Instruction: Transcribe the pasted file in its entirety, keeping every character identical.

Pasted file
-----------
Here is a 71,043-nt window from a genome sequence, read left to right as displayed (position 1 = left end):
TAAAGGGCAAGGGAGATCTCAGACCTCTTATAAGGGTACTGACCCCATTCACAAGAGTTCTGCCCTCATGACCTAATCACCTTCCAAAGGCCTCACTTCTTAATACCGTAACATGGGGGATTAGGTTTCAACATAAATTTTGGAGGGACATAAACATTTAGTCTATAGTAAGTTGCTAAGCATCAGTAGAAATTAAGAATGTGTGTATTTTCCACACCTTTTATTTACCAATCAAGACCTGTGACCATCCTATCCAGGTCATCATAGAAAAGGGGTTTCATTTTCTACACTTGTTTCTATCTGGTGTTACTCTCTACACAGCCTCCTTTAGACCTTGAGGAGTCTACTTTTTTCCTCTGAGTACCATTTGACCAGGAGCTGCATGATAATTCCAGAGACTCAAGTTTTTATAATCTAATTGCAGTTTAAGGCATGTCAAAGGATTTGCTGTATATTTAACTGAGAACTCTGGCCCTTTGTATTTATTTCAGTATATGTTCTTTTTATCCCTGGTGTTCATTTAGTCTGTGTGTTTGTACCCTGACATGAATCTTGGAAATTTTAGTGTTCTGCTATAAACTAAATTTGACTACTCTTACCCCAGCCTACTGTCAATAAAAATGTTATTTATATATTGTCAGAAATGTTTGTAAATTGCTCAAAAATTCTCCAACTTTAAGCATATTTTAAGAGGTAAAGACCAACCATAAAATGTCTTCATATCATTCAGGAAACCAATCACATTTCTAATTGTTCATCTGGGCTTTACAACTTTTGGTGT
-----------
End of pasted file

Here is a 71,043-nt window from a genome sequence, read left to right as displayed (position 1 = left end):
TAAAGGGCAAGGGAGATCTCAGACCTCTTATAAGGGTACTGACCCCATTCACAAGAGTTCTGCCCTCATGACCTAATCACCTTCCAAAGGCCTCACTTCTTAATACCGTAACATGGGGGATTAGGTTTCAACATAAATTTTGGAGGGACATAAACATTTAGTCTATAGTAAGTTGCTAAGCATCAGTAGAAATTAAGAATGTGTGTATTTTCCACACCTTTTATTTACCAATCAAGACCTGTGACCATCCTATCCAGGTCATCATAGAAAAGGGGTTTCATTTTCTACACTTGTTTCTATCTGGTGTTACTCTCTACACAGCCTCCTTTAGACCTTGAGGAGTCTACTTTTTTCCTCTGAGTACCATTTGACCAGGAGCTGCATGATAATTCCAGAGACTCAAGTTTTTATAATCTAATTGCAGTTTAAGGCATGTCAAAGGATTTGCTGTATATTTAACTGAGAACTCTGGCCCTTTGTATTTATTTCAGTATATGTTCTTTTTATCCCTGGTGTTCATTTAGTCTGTGTGTTTGTACCCTGACATGAATCTTGGAAATTTTAGTGTTCTGCTATAAACTAAATTTGACTACTCTTACCCCAGCCTACTGTCAATAAAAATGTTATTTATATATTGTCAGAAATGTTTGTAAATTGCTCAAAAATTCTCCAACTTTAAGCATATTTTAAGAGGTAAAGACCAACCATAAAATGTCTTCATATCATTCAGGAAACCAATCACATTTCTAATTGTTCATCTGGGCTTTACAACTTTTGGTGT